“Several physician groups that I know work without developing a sound strategic plan, and while physicians are very mission oriented, and protocol driven, they tend to be slower at innovation, or responding to the changing economic forces in the world around them.”
“In medicine, just like in business, the marketplace is very competitive. For example, in the Sacramento region alone, there are at least five major medical groups that provide healthcare for the community. They tend to “compete” with each other, even though we all have the common mission of caring for the sick. These diverse groups would serve the community better if they adopt strategies to provide distinguishing value propositions for their stakeholders.”
“Developing a strategy for your practice is a good start, but there's a huge component of how you execute it. My time at Berkeley Executive Education has helped me realize how important it was for me to get out of my current mindset and grow my understanding of business and leadership. Completing the Certificate of Business Excellence (COBE) Program at Berkeley thus has helped me immensely. I realized that just like medicine is a structured science, business is a structured science and to be an effective leader, it must be learned."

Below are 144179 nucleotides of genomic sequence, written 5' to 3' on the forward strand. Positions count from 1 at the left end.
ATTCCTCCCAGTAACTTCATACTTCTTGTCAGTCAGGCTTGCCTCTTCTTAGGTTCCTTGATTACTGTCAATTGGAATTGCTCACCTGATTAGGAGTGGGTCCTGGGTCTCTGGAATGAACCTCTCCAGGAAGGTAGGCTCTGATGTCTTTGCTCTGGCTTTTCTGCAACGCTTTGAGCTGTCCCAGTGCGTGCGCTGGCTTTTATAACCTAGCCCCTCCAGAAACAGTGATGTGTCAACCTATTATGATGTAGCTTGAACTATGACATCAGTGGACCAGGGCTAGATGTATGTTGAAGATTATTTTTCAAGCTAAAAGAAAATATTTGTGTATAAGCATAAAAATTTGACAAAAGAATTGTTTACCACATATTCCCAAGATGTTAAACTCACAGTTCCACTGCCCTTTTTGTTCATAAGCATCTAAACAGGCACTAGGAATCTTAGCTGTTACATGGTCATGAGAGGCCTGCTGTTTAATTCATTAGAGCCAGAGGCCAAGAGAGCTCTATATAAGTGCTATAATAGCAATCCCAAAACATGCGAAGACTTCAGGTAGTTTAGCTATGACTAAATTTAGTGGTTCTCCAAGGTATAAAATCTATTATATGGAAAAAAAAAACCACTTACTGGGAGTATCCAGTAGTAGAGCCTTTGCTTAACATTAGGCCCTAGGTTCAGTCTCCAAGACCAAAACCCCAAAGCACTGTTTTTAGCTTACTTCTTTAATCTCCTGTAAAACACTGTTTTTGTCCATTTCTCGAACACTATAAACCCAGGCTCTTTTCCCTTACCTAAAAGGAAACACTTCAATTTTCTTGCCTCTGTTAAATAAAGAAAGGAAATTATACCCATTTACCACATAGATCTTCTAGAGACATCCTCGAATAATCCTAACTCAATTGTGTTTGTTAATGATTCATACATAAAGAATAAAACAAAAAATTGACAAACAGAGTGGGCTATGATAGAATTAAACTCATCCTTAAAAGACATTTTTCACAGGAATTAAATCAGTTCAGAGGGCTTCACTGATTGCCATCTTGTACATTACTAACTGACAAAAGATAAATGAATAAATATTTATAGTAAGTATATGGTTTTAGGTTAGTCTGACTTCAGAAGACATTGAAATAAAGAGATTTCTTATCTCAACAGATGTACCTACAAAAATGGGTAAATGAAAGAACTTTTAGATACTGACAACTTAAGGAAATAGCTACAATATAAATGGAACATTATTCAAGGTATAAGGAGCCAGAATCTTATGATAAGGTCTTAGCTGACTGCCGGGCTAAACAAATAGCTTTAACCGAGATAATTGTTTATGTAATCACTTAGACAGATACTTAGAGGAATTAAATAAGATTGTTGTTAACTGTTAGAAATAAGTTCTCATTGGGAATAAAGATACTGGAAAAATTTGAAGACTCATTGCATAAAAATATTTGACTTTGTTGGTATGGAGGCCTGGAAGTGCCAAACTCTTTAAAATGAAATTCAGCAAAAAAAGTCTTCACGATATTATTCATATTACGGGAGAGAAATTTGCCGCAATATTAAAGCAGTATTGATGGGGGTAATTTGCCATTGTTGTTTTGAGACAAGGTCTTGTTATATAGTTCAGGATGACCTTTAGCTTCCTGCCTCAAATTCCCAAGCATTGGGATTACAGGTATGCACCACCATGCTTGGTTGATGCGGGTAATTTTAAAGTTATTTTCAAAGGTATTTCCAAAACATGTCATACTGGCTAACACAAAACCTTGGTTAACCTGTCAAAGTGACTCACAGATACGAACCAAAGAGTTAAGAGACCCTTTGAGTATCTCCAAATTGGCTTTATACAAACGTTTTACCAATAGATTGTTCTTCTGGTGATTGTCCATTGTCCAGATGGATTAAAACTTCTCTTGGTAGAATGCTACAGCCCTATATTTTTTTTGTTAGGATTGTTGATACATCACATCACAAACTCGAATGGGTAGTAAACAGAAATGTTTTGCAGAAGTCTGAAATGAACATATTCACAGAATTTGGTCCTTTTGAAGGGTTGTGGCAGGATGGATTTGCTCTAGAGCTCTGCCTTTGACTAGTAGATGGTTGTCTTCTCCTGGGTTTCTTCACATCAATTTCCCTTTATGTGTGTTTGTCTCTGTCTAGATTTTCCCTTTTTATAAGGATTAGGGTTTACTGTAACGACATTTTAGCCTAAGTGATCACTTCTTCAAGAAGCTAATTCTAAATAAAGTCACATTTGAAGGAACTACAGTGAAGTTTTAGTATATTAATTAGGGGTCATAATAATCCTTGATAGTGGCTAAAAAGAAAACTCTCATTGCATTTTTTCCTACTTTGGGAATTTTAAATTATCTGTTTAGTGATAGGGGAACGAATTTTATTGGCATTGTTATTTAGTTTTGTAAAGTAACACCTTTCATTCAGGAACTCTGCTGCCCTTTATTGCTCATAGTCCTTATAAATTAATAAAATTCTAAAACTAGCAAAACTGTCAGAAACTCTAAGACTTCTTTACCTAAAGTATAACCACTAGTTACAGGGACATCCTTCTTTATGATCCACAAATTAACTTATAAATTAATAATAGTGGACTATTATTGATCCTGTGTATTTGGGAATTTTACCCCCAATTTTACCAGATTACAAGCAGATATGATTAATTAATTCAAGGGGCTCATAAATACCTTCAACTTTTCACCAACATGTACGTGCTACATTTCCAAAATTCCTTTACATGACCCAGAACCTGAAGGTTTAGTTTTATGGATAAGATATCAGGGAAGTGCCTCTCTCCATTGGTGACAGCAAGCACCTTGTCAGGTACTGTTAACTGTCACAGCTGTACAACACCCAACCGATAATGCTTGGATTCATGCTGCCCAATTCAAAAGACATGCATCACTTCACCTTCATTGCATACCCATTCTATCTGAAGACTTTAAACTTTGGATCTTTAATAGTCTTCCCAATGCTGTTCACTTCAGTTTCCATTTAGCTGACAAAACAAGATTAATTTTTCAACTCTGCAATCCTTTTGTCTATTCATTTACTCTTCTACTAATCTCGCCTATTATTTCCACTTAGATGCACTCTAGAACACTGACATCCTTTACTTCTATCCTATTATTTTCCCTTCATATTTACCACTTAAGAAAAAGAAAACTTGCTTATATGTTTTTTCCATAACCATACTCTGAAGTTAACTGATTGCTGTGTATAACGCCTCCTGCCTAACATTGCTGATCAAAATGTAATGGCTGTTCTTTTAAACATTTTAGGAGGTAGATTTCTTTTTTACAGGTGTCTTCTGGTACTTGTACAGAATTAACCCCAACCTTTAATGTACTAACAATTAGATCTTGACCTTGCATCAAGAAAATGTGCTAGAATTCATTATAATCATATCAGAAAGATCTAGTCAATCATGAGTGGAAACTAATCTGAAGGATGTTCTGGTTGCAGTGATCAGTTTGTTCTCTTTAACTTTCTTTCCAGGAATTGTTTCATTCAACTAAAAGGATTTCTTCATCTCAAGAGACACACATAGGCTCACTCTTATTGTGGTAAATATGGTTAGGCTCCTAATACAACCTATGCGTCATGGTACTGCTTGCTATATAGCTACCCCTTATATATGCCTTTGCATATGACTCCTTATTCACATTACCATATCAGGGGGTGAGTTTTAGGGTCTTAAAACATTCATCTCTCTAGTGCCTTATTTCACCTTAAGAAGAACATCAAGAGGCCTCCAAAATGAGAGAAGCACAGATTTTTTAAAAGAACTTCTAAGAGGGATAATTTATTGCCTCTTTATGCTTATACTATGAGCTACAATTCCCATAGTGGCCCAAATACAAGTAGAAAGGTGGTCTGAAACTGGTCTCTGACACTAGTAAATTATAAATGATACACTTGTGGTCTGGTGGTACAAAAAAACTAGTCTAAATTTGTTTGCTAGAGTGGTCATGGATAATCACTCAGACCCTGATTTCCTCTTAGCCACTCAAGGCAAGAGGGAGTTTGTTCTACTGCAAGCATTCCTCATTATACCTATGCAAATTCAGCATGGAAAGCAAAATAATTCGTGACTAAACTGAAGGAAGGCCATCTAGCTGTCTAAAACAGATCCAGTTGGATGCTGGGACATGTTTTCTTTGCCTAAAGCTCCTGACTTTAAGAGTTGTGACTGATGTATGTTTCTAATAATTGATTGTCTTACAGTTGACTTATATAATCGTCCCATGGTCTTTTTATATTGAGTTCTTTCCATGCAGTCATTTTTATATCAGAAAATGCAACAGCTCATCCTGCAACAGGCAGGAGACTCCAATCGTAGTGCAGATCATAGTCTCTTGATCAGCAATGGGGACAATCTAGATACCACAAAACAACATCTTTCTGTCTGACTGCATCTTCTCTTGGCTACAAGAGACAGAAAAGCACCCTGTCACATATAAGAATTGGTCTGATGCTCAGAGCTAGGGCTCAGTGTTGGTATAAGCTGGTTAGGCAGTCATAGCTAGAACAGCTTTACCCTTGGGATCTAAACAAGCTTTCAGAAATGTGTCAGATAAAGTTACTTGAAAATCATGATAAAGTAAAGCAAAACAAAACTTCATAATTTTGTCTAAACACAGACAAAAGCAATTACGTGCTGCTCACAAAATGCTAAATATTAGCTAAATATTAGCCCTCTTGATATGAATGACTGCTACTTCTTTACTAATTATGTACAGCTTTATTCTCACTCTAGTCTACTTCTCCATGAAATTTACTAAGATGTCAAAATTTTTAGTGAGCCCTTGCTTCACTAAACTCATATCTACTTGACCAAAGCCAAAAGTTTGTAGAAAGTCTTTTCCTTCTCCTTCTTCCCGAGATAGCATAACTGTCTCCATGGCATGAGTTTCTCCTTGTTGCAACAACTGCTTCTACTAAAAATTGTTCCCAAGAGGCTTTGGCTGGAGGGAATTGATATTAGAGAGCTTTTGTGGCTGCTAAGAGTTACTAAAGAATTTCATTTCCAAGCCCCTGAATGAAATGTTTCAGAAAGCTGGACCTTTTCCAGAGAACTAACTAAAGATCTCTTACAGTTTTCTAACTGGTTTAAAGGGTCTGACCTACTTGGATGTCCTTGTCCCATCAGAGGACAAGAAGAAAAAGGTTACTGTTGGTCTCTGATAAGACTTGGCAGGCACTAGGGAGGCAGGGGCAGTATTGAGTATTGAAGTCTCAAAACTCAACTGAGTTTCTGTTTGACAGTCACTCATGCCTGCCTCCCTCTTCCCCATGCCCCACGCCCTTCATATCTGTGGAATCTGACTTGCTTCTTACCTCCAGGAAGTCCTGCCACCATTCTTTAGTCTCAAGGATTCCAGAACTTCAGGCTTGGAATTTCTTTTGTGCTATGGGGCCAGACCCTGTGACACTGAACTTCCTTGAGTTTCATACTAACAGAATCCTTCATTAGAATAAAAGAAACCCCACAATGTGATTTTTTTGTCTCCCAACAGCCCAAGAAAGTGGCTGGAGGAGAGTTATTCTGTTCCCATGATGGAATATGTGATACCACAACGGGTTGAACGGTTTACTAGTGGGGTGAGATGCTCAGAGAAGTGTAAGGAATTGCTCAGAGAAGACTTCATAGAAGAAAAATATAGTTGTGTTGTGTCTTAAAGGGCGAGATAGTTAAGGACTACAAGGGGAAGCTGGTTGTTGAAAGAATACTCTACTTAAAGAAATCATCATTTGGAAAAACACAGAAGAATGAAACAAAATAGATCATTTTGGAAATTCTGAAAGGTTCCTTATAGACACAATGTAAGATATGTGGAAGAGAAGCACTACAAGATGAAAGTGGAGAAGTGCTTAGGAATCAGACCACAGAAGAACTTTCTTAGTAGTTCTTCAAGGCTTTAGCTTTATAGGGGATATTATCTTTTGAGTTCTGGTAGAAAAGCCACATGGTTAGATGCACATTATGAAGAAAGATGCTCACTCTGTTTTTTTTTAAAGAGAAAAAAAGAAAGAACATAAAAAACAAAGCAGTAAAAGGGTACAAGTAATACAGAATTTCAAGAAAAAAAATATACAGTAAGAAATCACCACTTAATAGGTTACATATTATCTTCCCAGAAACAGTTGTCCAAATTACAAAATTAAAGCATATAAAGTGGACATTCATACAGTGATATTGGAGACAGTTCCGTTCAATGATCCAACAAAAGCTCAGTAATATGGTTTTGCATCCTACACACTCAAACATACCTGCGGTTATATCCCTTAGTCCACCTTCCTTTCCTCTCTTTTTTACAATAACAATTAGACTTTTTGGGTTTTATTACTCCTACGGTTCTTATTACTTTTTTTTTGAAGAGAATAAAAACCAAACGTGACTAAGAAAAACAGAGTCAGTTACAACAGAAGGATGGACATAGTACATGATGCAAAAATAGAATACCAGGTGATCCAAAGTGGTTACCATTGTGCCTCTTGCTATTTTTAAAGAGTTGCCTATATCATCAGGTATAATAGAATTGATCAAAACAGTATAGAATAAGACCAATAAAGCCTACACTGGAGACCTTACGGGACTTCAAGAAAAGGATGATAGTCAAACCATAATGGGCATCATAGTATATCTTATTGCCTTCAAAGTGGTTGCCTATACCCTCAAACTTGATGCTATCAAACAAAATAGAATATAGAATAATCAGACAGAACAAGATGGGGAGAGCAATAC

Why Berkeley Executive Education?
“The Berkeley Executive Education program, particularly the Certificate of Business Excellence, interested me because world-renowned Haas Professors teach it, and Berkeley has a brand presence and a reputation that is hard to match. Berkeley Haas consistently ranks among the top 10 business schools in the country. It has fueled innovation in Silicon Valley. The reputation is just amazing.”